Fans of light entertainment may be more populist. At least, that's the finding of a study recently published in the American Economic Review: economists studying the rise of Silvio Berlusconi's media empire found a curious correlation between light entertainment consumption and support for populist parties in Italy. Areas of the country with earlier (and superior) access to the ex-Italian president's media network (Mediaset) appear to have been more likely to vote for his (more populist) political party, Forza Italia.
First, some background. Italian law on television broadcasting used to be extremely strict, even banning private channels until 1976 when they were permitted but only on a local level. Berlusconi launched Canale 5 in 1980, expanding his network to include Italia 1 and Rete 4 by 1984. Eventually, these three channels became Mediaset.
By 1985, Mediaset was available to roughly half the population. This increased to 98 percent in 1990, putting it on par with state-run broadcaster RAI. But Mediaset contrasted with the more subdued, earnest RAI. Not only did it air for longer each day, but it focused on movies and light entertainment, which took up 27 percent and 63 percent of airtime respectively. Meanwhile, RAI concentrated on the news (34 percent) and educational content (22 percent). Mediaset didn't broadcast newscasts until 1991. Even then, they remained a sideshow with entertainment shows – including one involving a model stripping every time a contestant correctly answered a question – at the forefront.
The relatively slow pace of Mediaset's expansion has allowed economists to investigate its effects on voting behavior. They found that municipalities exposed to Mediaset before 1985 displayed a 1.5 percent or so increase in vote share in favor of Forza Italia from 1994 up until 2008. That's 14 years and five elections.
This is a correlation and, therefore, does not prove causation, but to try to remove the possibility of third-factor interference as far as possible, the researchers compared towns and villages with good quality reception to neighboring towns without it. Theoretically, the citizens of neighboring towns and villages would come from similar backgrounds. Those who had poorer access to Mediaset (for random geographical reasons, such as mountains) were less likely to vote for populist parties, the researchers say.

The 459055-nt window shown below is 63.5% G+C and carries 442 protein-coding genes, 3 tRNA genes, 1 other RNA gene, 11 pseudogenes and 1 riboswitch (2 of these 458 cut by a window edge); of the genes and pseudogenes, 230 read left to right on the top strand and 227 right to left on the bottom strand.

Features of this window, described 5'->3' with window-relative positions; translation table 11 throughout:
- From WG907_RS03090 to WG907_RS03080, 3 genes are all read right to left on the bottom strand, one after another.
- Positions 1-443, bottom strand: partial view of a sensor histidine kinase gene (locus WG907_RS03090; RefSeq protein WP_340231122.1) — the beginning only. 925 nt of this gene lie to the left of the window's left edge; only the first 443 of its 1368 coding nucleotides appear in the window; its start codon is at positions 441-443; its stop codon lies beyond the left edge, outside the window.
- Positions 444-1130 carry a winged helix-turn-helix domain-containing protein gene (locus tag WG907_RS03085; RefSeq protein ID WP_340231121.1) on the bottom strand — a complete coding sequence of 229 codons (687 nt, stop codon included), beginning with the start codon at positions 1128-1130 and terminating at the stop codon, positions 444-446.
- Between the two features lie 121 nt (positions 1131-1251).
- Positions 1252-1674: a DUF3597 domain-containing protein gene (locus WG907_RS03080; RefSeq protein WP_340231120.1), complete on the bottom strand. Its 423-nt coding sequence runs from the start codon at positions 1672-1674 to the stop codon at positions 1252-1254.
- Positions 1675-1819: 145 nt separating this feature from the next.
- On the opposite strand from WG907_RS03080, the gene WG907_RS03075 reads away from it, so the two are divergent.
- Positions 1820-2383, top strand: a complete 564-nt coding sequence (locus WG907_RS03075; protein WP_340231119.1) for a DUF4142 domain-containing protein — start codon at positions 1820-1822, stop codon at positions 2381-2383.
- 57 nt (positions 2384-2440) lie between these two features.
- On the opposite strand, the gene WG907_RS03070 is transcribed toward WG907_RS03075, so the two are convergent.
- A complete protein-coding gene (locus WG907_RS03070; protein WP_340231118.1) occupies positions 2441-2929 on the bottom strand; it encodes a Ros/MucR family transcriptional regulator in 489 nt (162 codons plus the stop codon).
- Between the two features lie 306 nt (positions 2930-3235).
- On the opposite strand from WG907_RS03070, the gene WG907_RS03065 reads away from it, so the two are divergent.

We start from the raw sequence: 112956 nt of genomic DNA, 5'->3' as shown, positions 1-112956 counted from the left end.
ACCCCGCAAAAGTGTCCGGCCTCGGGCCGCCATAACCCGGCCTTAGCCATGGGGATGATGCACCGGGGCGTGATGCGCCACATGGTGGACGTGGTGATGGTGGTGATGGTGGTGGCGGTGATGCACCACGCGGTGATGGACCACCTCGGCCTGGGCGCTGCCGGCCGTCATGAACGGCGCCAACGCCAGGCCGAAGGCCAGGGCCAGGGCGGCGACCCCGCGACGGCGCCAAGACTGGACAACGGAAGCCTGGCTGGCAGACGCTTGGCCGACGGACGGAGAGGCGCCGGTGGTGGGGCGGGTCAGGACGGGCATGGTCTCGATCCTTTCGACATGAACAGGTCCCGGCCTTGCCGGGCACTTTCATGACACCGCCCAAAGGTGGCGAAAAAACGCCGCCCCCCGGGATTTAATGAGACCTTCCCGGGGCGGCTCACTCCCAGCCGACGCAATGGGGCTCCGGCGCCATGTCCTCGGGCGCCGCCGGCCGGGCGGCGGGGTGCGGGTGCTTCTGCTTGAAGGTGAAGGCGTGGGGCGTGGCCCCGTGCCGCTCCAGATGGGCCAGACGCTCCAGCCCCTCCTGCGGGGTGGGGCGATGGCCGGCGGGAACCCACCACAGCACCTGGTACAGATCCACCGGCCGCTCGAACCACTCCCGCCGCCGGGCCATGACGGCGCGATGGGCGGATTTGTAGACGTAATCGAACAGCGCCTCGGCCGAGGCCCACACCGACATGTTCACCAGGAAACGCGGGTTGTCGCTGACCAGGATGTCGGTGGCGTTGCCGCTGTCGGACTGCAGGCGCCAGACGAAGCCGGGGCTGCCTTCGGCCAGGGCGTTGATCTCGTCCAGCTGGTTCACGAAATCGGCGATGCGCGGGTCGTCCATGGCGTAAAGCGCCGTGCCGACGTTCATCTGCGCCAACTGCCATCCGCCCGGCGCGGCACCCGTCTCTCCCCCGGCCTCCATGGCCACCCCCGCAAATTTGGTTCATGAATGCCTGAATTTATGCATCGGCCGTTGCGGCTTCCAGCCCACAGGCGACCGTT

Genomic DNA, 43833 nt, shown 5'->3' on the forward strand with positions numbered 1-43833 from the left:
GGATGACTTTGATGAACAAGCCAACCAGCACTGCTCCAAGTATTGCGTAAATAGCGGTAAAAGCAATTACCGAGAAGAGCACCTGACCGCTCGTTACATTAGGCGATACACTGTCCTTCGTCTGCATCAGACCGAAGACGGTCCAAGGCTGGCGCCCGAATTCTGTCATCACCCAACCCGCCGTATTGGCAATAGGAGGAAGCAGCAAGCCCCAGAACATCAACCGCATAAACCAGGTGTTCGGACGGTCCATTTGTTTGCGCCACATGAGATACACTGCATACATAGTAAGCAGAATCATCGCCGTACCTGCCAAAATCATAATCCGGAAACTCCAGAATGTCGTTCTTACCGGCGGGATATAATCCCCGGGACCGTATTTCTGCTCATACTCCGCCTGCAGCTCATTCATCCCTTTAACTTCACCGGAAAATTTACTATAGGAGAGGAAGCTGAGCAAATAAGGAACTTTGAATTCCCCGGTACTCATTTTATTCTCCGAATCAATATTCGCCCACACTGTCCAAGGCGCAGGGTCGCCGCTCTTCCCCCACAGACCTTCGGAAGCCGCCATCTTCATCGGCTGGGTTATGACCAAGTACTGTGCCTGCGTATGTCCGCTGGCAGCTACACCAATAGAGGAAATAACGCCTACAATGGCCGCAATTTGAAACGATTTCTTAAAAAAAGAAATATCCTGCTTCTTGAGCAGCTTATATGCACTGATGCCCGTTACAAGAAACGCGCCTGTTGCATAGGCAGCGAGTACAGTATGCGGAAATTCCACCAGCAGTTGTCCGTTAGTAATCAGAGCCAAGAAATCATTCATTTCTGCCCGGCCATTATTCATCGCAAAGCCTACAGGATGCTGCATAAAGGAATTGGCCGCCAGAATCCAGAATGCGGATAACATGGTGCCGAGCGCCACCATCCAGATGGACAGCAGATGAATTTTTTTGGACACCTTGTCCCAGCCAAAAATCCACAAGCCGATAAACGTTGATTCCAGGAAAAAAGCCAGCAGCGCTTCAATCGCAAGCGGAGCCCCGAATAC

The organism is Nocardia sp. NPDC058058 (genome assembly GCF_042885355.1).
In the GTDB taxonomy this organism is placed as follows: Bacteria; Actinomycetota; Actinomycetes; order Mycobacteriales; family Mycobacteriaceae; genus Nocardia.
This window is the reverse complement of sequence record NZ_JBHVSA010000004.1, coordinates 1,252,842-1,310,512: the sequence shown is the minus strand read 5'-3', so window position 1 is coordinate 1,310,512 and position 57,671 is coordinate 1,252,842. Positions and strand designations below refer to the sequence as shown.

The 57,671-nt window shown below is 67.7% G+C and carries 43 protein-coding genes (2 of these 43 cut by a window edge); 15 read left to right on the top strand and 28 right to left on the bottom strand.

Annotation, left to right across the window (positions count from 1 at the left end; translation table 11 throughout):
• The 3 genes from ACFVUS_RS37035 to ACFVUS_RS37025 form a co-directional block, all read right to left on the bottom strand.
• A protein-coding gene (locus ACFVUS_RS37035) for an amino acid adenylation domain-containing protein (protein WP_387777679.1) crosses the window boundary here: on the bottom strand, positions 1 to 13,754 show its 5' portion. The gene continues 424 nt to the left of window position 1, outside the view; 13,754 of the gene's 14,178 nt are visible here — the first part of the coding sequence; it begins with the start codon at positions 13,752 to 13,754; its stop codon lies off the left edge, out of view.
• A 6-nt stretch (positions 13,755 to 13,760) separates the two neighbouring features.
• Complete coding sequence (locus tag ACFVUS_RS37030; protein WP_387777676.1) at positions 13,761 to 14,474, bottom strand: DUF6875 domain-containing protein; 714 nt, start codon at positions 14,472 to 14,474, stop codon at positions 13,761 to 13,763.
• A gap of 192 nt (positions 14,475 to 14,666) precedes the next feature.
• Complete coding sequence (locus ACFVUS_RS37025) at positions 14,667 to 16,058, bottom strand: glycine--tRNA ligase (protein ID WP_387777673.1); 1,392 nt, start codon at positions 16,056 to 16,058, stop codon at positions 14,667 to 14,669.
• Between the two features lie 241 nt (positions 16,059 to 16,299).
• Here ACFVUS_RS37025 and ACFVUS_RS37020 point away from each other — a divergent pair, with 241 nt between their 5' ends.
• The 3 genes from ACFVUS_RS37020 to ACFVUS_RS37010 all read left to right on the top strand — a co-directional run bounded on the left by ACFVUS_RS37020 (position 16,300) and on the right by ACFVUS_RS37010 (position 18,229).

The most affected were the young and old, who were almost 10 percent more likely to vote for populist parties if they had access to Mediaset. Though the reason for this populism is different between the two groups, the study authors note. While older viewers may have grown more attached to the network, increasing the likelihood that they would watch biased newscasts in favor of Berlusconi in the run-up to the election, the younger viewers (younger than 10) may have had their cognitive development dampened by higher exposure to light entertainment.
The researchers point to studies linking high entertainment consumption in childhood to lower scores in standardized numeracy and literacy tests, and lower levels of civic engagement (i.e. interest in politics and participation in voluntary groups). They also highlight evidence that Forza Italia was more popular among less educated, less engaged voters.
Interestingly, the legacy of Mediaset appears to persist. Support in favor of the left-wing (but still populist) Five Star Movement is higher in municipalities with earlier access to Mediaset. This, the researchers say, suggests "exposure to entertainment TV made viewers more supportive of populist movements and leaders in general, and not just of Berlusconi or the conservative camp."
But before we leap to too many conclusions, it's important to say (again) that the results are correlational, not causal, and as the researchers themselves point out, there are many more (and important) factors involved in supporting populism (including socioeconomic failures and disillusionment with traditional politicians). While "entertainment television may have contributed to creating a fertile ground for the success of populist leaders", future studies will need to confirm to what extent this is true.
[H/T: The Atlantic]